As I lived there, I learned a lot about Islam - everything from the Day of Judgment to basic instructions for prayer and fasting. Amazed by what I thought was a wonderful, peaceful, benevolent true religion, I soon became very enthusiastic about Islam, the fear of being seen as an intolerant bigot because of my religion notwithstanding. Indeed, that’s what worried me a lot - hearing all of the criticism of Islam and Muslims led me to believe that anti-Islamic non-Muslims wanted to hurt me and my fellow Muslims somehow. Upon being convinced of that, I began to defend my religion passionately, especially on the internet. I showed people countless apologetic arguments in response to claims like “Islam is against women” and “Islam allows child sex.” I felt great, especially when I topped off all of my argumentation with a frequent dosage of learning about the “miracles” of my religion.

Despite my passion for defending Islam, however, I always felt uneasy when I argued. My uneasiness grew as I heard more conservative Muslims tell me that things like drawing living things and music are prohibited in Islam, that I shouldn’t associate with non-Muslims “unnecessarily”, that Islam allows wife-beating and male-dominated relationships, that Islam prohibits free mixing of the sexes to an extreme degree, and that Islam allows having sex with children. I used to dismiss these people as “crazy” or “misguided”, but as I argued with more learned people and heard the opinions of highly esteemed scholars, I began to question my religion more and more. In particular, I kept thinking about the aforementioned things:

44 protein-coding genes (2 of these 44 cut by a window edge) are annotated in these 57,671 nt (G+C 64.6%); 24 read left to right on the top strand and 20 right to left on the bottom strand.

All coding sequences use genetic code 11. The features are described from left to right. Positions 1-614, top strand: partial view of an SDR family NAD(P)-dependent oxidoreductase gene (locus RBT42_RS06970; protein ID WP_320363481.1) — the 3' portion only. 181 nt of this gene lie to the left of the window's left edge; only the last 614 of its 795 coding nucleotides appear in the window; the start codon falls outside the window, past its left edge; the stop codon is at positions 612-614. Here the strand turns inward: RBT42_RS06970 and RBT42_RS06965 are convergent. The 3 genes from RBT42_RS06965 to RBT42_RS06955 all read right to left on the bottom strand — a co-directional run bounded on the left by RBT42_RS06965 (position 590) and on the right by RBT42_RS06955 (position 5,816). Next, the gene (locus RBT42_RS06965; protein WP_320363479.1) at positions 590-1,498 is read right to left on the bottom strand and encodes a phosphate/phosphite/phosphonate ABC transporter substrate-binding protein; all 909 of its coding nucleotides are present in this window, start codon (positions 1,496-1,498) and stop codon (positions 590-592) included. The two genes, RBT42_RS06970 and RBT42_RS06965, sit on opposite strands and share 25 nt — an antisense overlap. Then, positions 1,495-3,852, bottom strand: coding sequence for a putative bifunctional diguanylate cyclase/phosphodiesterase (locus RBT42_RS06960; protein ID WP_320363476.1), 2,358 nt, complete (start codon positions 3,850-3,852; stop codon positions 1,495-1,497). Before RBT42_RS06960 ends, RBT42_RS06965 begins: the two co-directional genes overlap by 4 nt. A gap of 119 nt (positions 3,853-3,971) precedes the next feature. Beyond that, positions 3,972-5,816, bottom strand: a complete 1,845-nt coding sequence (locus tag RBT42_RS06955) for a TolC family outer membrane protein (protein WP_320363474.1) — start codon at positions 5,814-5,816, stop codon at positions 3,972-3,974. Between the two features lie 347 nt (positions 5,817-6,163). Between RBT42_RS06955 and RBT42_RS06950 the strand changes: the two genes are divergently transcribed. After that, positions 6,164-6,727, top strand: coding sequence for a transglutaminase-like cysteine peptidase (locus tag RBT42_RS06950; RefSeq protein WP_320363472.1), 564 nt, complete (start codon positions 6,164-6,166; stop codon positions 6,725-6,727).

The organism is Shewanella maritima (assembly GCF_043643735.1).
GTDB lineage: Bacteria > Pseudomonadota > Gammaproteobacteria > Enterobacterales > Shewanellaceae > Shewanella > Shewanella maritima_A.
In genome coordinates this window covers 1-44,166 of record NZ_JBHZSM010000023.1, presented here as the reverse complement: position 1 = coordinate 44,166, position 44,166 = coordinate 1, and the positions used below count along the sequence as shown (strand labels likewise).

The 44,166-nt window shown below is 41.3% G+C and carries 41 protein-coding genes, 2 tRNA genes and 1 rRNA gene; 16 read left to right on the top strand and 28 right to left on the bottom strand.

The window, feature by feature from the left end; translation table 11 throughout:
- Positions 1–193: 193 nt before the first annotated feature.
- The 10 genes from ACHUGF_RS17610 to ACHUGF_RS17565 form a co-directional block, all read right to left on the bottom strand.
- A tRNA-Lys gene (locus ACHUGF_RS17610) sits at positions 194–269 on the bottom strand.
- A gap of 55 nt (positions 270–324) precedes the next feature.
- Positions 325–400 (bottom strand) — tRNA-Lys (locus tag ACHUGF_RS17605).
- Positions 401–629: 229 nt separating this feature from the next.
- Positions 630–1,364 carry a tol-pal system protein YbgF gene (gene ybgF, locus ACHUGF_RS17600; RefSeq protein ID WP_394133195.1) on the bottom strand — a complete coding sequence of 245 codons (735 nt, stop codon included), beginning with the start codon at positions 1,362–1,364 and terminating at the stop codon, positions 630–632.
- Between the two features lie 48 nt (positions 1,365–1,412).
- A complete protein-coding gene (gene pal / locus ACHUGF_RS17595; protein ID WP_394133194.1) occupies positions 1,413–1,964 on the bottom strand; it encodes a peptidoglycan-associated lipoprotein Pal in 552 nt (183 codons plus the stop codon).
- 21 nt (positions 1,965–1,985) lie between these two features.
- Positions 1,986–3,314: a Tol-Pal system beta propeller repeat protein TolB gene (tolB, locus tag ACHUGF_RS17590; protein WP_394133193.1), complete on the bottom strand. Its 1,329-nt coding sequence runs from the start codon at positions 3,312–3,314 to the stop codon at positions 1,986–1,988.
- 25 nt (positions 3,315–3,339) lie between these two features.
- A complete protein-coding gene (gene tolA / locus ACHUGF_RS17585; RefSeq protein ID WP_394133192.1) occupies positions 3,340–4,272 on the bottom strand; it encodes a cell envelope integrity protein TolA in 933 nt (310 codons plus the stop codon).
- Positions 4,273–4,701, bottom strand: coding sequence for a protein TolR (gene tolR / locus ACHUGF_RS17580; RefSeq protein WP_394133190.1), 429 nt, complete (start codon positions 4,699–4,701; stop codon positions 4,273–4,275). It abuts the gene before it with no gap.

1. Music is prohibited? Why? Something as wonderful as music shouldn’t be banned. As Nietzsche once said, “Without music life would be a mistake.” How in the world can it “corrupt my soul” or make me less religious? It’s just for my enjoyment, and it can’t possibly hurt anyone by itself. And did Muhammad really think that I would start worshipping a mere stick figure just because it represented a human being? I’m sorry, but I don’t feel compelled to worship my younger sister’s picture of a cat just because it’s an image of a living being. How absurd

2. No, I don’t believe that I should estrange myself from the non-Muslims I love and respect just because of their different beliefs. To “protect” me from being influenced by my “sinful” mother (I feel horrible whenever he bashes her, even though she has done some bad things in the past that led to the divorce), my father advises me not to stay in her house, because if I get used to seeing her with my step-father, I’ll become a fornicator just like them and have an “illegitimate” child with some girl. (He doesn’t think they’re married, even though they have a secular marriage.) I love my mother too much to treat her like that. Just because she’s not a Muslim anymore, doesn’t mean she’s “impure” or “sinful.”